Veterans know intrinsically how to maintain the organization of a unit. Veterans are mission oriented. Veterans understand the chain of command and can apply rules and regulations to their situations. Veteran inmates rise above themselves and search for solutions to the conditions they live in through meaningful work.
At the Grafton Correctional Facility in Ohio there is a longstanding veterans’ ward. The veteran inmates developed the idea of an Officers’ Dining Room for early and late-shift correction officers. The veteran inmates offered coffee and toast for 15 cents.
They earned enough to purchase a hot plate. Then they offered bacon, eggs, and toast for 65 cents. They earned enough to purchase a refrigerator. Then they began to cook hot dogs and hamburgers and prepare sandwiches for the officers and administrators. The unit grew. Some inmates are chefs. Some are food purveyors. Others are dishwashers, waiters, and bookkeepers. Today the ODR donates thousands of dollars to local charities in the name of incarcerated veterans.
At the Union County Correctional Facility outside Jacksonville, Florida, there is a separate ward for veteran inmates. The inmates, two to a cell, have a dog with them in each cell; the men are service dog trainers. On each cell door are painted replicas of the inmates’ medals and other military awards. There are several Bronze Stars, Purple Hearts, Army Commendations, and even a Silver Star painted on doors to remind the inmates who they are and who they can be. There are no discipline problems at Union Correctional.
Please remind Warden Baca that many incarcerated veterans—not all, but many—suffer with PTSD and TBI. These are complicated medical conditions that can cause good men and women returning from war to make bad decisions.
Many veterans return from war with tragic memories of the destruction of people and property. A good military kill may turn out to be a haunting nightmare for years after discharge. For some, killing and destruction in war is a moral issue, like a sin. For others, participating in an ambush in which, for example, two-year-old children were killed becomes a vision every time they look at their own kids. Veterans carry burdens that only other veterans understand. That deeply rooted camaraderie would exist at Warm Springs Correctional Facility if a veterans’ ward is created.
I travel the United States visiting veteran inmates, prison administrators, district attorneys, and judges. I advocate for veterans treatment courts, as well as veterans’ wards in prisons. Veteran inmates are a resource for veterans facing the justice system. PTSD and TBI are conditions we veterans know deep in our guts. The best way to serve a veteran in trouble with wounds of war is to put him or her with another veteran.
I will meet with you and Warden Baca in the near future, but due to the coronavirus, my budget has been cut and I have no travel money.
For now, I commend your inquiry to Warden Baca. You are a smart and unselfish man. Your consideration of others demonstrates broad visions of duty and citizenship. Remember, hope is the simplicity we live by.
These past few months we have been working on a report with VVA’s Veterans Health Committee and its Subcommittee on the Aging Veteran Experience to review the effects of the COVID-19 pandemic on State Veterans Homes. That report can be read in full at www.vva.org The statistics are worth the read. We will now begin to look at the health care and long-term care needs of senior veterans.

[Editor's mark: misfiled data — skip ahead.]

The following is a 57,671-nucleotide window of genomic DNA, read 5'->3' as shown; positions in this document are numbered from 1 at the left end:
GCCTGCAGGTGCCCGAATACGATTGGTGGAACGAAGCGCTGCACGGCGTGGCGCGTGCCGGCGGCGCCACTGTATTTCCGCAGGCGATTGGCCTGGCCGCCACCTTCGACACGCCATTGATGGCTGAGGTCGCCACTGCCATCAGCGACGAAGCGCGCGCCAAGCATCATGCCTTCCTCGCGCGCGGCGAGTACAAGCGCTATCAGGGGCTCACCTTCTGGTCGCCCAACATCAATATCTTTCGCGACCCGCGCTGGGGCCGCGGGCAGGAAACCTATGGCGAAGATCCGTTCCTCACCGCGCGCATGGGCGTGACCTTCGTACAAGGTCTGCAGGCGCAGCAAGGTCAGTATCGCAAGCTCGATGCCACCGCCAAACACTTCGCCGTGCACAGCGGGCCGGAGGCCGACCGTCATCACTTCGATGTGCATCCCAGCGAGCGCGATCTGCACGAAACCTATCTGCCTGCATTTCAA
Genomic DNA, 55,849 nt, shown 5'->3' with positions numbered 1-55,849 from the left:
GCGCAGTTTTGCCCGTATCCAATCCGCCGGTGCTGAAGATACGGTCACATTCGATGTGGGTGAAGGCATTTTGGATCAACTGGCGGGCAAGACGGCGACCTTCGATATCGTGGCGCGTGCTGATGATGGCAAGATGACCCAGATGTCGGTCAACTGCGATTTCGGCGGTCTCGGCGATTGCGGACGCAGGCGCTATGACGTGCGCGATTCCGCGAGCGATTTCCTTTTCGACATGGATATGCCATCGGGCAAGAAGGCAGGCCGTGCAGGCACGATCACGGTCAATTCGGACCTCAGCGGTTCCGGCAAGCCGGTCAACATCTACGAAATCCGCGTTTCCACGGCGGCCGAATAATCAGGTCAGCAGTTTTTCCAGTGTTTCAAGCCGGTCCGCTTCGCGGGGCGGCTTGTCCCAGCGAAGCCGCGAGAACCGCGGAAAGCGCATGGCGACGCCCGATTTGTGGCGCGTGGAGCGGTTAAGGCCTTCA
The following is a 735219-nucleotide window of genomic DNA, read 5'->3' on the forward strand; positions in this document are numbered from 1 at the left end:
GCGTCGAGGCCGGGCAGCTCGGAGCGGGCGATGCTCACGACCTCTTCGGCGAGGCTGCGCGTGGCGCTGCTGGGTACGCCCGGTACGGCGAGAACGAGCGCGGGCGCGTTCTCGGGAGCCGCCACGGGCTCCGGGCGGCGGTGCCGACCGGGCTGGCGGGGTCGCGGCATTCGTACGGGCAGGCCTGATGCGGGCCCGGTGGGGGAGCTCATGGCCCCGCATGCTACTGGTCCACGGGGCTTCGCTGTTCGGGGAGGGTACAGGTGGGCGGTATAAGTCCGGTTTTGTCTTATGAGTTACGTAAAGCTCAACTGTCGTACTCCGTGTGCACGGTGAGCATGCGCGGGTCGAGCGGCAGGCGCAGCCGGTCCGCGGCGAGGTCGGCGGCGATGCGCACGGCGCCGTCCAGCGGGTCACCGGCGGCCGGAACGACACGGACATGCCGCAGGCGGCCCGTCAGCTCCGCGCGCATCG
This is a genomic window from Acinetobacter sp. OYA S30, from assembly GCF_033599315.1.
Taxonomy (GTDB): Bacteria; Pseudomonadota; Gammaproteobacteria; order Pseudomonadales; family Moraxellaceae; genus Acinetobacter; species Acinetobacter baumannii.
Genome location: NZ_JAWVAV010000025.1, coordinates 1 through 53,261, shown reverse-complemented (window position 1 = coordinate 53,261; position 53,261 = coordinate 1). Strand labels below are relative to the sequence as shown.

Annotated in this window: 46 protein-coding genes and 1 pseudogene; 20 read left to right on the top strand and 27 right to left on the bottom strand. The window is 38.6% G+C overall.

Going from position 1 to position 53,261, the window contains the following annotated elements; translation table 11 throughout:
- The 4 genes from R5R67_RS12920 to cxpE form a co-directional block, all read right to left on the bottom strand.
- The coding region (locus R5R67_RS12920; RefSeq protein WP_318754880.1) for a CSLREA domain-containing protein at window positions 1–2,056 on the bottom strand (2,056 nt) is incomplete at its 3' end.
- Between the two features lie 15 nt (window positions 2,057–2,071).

On July 13 the Women Veterans Committee prepared a VVA press release asking the Department of Defense to “Do the Right Thing—Stop Military Assault Now.” This was in response to the disappearance of Pfc. Vanessa Guillen from Ft. Hood on April 22. Her family went to Washington, D.C., to demand an accounting after two months of getting no information as to her whereabouts. Her remains were found during the July 4th weekend.
Another 3rd Cavalry Regiment soldier killed himself when the investigating team was about to question him. He is the alleged murderer. On July 6, ninety lawmakers pushed for acting Defense Inspector General Sean O’Donnell to begin an independent probe of the Army’s handling of Pfc. Guillen’s disappearance. Are America’s servicewomen truly safe on their bases?
On a more positive note, Congress is considering the Deborah Sampson Act, an omnibus bill intended to remove barriers and improve women veterans’ care. The proposed legislation, in large part the effort of the House Women Veterans Task Force, includes measures that would:
- Provide gender-specific health care equipment, such as mammography machines, at every VA Medical Center
- Mandate a VA-wide sexual harassment and assault policy, including training for employees
- Ensure women veterans’ primary care is available during regular VA business hours
- Establish an Office of Women’s Health
- Improve communications about women veterans’ services
- Establish and improve care standards
- Provide more funding for women veteran programs
- Permanently authorize PTSD counseling for women veterans in retreat settings
- Expand eligibility for military sexual trauma counseling
- Provide extended care for newborns.
All major veterans service organizations urge passage of this bill.
The VA Caregiver Expansion Bill will become effective in October. It will open up accessibility for Vietnam War veterans. Go to The Federal Register for more information.
And finally, DOD will be assessing the reproductive health of female service members via a new health survey, something many women have long been asking for. This will be the first reproductive health survey in 30 years.
We have come a long way since our time in the military. Please let me know topics that you are interested in.